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Radiation tests for soil?  RSS feed

 
                            
Posts: 41
Location: Colorado
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I was recently given the opportunity to live and farm on a 6 acre piece of land (with a fixer house, shed, and chicken coup already on it).  It's rent free too, so I'm seriously considering it.  I could sure do a lot with 6 acres!

One thing that concerns me though...it's only about 8 miles away from what used to be a large plutonium mining operation.  The mine closed not long after the Chernobyl incident (yes, that was in the USSR, but it raising some consciousness in the local community) and in 2008, the government cleanup operation was finally declared complete (according to sources I was researching on the net).

But what does this mean for surrounding lands, where wind-blown dust may have travelled for quite some distance?  There are other farms in the area, and no one has been told their crops are unsafe.  Of course, I can't help but think there are always things that we aren't being told.  So, what to do?  I don't think one can simply submit soil samples to a local soils lab and say "hey, can you test this for radiation?!  Or, maybe you can(?).  Maybe if they have a geiger counter, they can just run a quick scan on it(?).  Perhaps there is nothing to worry about, as it's not the same stuff like the fallout material in Japan.  The town is only about an hour from Telluride, on the western slope of Colorado.  It's called Nucla if anyone is familiar with it.

I'm curious to hear others thoughts, and how you might proceed if given the same opportunity.

Thanks!
 
              
Posts: 238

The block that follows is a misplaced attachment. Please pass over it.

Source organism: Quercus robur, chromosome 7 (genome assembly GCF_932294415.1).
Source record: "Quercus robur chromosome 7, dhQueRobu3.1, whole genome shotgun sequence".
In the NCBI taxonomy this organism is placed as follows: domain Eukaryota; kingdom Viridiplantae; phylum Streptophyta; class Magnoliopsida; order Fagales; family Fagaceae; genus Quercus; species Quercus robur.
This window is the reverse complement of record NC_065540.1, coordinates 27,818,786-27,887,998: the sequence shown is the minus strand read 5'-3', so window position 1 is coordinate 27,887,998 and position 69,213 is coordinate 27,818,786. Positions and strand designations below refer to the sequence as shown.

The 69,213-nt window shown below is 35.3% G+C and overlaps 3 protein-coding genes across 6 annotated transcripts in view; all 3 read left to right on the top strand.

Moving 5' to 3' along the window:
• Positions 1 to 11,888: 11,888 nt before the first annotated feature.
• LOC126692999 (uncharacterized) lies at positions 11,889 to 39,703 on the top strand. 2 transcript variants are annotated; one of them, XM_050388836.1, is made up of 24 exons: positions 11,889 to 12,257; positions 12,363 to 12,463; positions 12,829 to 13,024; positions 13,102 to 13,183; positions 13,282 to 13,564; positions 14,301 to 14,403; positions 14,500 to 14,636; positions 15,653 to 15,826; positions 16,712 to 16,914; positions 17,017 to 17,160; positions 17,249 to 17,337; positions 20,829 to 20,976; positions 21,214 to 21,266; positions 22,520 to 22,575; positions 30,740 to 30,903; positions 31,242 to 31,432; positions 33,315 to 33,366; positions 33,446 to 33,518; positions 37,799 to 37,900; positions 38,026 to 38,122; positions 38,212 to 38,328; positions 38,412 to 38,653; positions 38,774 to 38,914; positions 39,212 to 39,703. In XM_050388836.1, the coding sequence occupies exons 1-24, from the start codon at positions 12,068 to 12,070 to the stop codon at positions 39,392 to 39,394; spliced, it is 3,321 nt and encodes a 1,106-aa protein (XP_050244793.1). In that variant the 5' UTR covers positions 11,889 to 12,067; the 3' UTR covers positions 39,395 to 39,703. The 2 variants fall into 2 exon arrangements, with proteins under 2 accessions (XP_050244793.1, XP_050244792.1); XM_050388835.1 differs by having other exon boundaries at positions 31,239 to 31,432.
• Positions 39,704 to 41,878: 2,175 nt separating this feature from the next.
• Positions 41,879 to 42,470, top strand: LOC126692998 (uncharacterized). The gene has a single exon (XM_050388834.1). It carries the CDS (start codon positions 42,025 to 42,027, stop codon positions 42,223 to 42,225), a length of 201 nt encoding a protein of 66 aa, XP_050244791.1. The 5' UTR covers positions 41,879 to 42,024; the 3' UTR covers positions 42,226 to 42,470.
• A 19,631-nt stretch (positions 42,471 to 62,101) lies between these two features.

Location: swampland virginia
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Here are a couple sites to check out. Both sell equipment. First site has a lot of info on radiation and safety. Second site has info on where you might find old equipment sitting around. Not sure what the best equipment is.

http://www.ki4u.com/products1.php
http://www.radiationnetwork.com/

There is also some talk on some bacteria that can bind up uranium. do a search on this site on
bacteria Uranium. some of it is mentioned in this thread http://www.permies.com/bb/index.php?topic=6014.40
 
Kay Bee
Posts: 471
Location: Jackson County, OR (Zone 7)
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Plutonium mine?  Maybe uranium in that area, but I don't think you'll find a plutonium mine anymore

Someone with a hand held counter could give you some spot checks, but if you can find an acedemic lab or similar that has a scintillation counter, you'd probaby get a more accurate read.
 
                            
Posts: 41
Location: Colorado
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Did I say plutonium? 

By gosh I did!  Yes, you're right, I mean't uranium.  Thanks for the suggestions.

I'm not too worried, as back 20-30 years ago when the mine was still in operation, it seems (according to town history sources) it was primarily the people working the mine that developed health problems, and there are many long-time residents in the town I am looking at that are now quite elderly and still in good health.

When I was reading some of the history, I did however learn that some of the school kids used to bring yellow cake into their classrooms for "show-n-tell."  So sad and unfortunate!

 
Emerson White
Posts: 1206
Location: Alaska
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K.B. wrote:
Plutonium mine?  Maybe uranium in that area, but I don't think you'll find a plutonium mine anymore

Someone with a hand held counter could give you some spot checks, but if you can find an acedemic lab or similar that has a scintillation counter, you'd probaby get a more accurate read.

that was my first thought!

Before Japan a Geiger counter surplus cost about $100 US, probably 3X that price now. Get one, and record the levels on a farm you trust to be safe, then go to the farm you want to look at. If it's way higher don't do it, but 8 miles from a mine I'd think would be fine. Fertile soil is more radioactive than non-fertile soil, because Potassium is the biggest source of radiation that we face typically.
 
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